The Effects of the COVID-19 Pandemic on Penetrating Neurotrauma at a Level 1 Trauma Center

in affiliation with the Council of State Neurosurgical Societies (CSNS)

Research output: Contribution to journalArticlepeer-review

Abstract

Background/Objective: The COVID-19 pandemic has had a profound impact on the global delivery of health care. Recent data suggest a possible impact of the pandemic on patterns of neurotrauma. The aim was to assess the impact of the pandemic on the incidence of neurotrauma, with a focus on cranial gunshot wounds (cGSWs) at a large Midwestern level 1 trauma center. Methods: We conducted a retrospective review of our trauma registry from March through September 2020 and compared it to the same months in 2019. Odds ratios were utilized to assess for differences in patient demographics, injury characteristics, rates of neurotrauma, and rates of cGSWs. Results: A total of 1188 patients presented with neurotrauma, 558 in 2019 and 630 in 2020. The majority of patients were male (71.33% in 2019; 68.57% in 2020) and Caucasian (78.67% in 2019; 75.4% in 2020). Patients presented with cGSWs more frequently in 2020 (n = 49, 7.78%) than in 2019 (n = 25, 4.48%). The odds of suffering a cGSW in 2020 was 73.6% higher than those in 2019 (95% confidence interval = [1.0871, 2.7722]; P = 0.0209). The etiology of such injury was most commonly assault (n = 16, 21.62% in 2019; n = 34, 45.95% in 2020), followed by self-inflicted injury (n = 4, 5.41% in 2019; 12, 16.22% in 2020). Conclusions: Despite the government-mandated shutdown, we observed an increase in the number of neurotrauma cases in 2020. There was a significant increase in the incidence cGSWs in 2020, with an increase in assaults and self-inflicted injuries. Further investigation into socioeconomic factors for the observed increase in cGSWs is warranted.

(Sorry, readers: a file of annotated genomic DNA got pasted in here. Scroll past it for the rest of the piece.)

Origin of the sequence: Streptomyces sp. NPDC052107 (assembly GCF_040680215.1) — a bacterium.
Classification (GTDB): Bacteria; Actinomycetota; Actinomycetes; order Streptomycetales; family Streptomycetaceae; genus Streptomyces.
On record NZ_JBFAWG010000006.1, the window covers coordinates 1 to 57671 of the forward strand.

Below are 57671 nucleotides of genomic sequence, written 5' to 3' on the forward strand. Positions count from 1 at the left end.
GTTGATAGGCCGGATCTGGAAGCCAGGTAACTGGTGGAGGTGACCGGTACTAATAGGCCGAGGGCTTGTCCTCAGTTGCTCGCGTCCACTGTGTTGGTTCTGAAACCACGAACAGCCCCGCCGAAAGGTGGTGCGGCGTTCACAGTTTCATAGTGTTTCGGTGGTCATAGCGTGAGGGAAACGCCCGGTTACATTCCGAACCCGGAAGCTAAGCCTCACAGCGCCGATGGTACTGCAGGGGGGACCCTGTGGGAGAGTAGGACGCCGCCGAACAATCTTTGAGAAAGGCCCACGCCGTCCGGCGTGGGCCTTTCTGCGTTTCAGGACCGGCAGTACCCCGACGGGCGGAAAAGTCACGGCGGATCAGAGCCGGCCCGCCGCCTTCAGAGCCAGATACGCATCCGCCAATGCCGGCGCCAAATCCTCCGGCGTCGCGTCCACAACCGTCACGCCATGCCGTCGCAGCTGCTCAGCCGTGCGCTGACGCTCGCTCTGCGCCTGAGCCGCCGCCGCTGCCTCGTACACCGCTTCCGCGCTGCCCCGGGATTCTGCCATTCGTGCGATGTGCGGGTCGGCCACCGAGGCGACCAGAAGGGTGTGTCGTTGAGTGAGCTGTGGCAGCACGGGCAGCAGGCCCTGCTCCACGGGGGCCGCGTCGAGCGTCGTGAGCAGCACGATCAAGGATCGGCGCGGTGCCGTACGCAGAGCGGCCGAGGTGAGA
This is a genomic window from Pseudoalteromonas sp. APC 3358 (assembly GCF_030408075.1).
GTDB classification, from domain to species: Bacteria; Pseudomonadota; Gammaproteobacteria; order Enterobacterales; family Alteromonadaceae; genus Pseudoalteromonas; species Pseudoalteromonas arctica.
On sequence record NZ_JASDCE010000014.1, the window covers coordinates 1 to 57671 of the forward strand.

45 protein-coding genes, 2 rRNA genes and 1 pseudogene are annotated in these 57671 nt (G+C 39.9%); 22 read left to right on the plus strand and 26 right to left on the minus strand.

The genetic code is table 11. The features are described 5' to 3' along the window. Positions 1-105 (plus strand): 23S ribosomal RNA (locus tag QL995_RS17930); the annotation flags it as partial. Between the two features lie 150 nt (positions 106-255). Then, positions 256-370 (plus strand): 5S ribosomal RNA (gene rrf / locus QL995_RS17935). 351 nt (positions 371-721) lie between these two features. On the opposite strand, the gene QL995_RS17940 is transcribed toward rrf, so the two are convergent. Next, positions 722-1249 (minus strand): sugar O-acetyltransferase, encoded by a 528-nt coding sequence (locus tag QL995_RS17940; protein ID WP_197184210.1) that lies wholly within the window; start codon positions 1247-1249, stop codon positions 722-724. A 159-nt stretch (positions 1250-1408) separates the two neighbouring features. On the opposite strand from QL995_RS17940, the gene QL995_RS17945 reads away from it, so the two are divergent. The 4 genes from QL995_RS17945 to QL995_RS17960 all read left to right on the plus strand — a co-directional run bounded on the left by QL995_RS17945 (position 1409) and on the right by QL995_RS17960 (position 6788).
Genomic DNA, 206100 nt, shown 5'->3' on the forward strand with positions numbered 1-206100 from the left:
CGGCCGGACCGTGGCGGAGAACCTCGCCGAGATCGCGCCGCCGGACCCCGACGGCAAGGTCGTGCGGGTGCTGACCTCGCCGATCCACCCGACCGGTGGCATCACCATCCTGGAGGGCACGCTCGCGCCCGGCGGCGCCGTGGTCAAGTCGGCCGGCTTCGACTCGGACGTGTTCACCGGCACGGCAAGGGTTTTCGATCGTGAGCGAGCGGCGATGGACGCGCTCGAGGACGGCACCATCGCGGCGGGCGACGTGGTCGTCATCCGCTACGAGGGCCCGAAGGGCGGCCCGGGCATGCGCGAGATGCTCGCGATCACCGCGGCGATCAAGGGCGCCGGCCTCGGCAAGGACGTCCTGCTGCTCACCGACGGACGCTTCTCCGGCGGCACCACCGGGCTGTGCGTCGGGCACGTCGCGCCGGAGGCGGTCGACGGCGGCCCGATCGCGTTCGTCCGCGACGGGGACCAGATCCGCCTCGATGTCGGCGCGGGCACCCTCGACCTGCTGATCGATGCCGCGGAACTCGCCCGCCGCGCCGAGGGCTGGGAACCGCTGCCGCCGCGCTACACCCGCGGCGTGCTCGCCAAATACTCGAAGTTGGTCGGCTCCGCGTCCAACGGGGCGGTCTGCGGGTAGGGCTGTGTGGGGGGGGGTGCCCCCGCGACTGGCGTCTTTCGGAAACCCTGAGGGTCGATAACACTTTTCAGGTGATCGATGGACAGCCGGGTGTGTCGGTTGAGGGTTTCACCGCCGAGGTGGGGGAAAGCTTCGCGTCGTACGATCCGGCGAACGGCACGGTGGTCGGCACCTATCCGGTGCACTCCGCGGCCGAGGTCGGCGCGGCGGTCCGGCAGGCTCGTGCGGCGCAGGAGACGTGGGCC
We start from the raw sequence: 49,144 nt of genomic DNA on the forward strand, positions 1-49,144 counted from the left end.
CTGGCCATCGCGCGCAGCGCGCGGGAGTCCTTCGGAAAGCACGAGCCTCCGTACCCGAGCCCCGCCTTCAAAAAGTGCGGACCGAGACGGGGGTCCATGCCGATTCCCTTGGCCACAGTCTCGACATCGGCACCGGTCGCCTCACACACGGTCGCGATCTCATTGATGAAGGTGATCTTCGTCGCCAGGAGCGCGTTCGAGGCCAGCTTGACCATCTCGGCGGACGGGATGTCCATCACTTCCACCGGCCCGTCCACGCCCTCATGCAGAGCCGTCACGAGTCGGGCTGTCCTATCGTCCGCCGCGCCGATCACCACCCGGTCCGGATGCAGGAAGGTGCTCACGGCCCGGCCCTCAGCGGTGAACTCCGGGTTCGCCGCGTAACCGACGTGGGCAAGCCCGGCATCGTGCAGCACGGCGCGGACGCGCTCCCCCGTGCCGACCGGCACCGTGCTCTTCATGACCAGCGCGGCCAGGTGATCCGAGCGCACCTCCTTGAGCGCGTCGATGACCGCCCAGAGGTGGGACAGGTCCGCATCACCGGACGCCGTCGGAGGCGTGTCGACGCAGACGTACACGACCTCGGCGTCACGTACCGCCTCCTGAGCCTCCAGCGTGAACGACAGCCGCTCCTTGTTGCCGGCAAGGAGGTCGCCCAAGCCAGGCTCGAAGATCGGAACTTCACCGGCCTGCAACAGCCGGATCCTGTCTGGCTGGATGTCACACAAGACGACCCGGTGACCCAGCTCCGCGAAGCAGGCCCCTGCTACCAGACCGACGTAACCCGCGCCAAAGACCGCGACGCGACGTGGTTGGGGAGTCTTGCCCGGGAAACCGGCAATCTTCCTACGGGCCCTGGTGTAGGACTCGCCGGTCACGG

Original languageEnglish (US)
Pages (from-to)e530-e539
JournalWorld neurosurgery
Volume164
DOIs
StatePublished - Aug 2022

Bibliographical note

Funding Information:
Conflict of interest statement: The authors declare that the article content was composed in the absence of any commercial or financial relationships that could be construed as a potential conflict of interest.

Publisher Copyright:
© 2022 Elsevier Inc.

Keywords

  • COVID-19
  • Cranial gunshot wounds
  • Neurotrauma
  • Pandemic

PubMed: MeSH publication types

  • Journal Article

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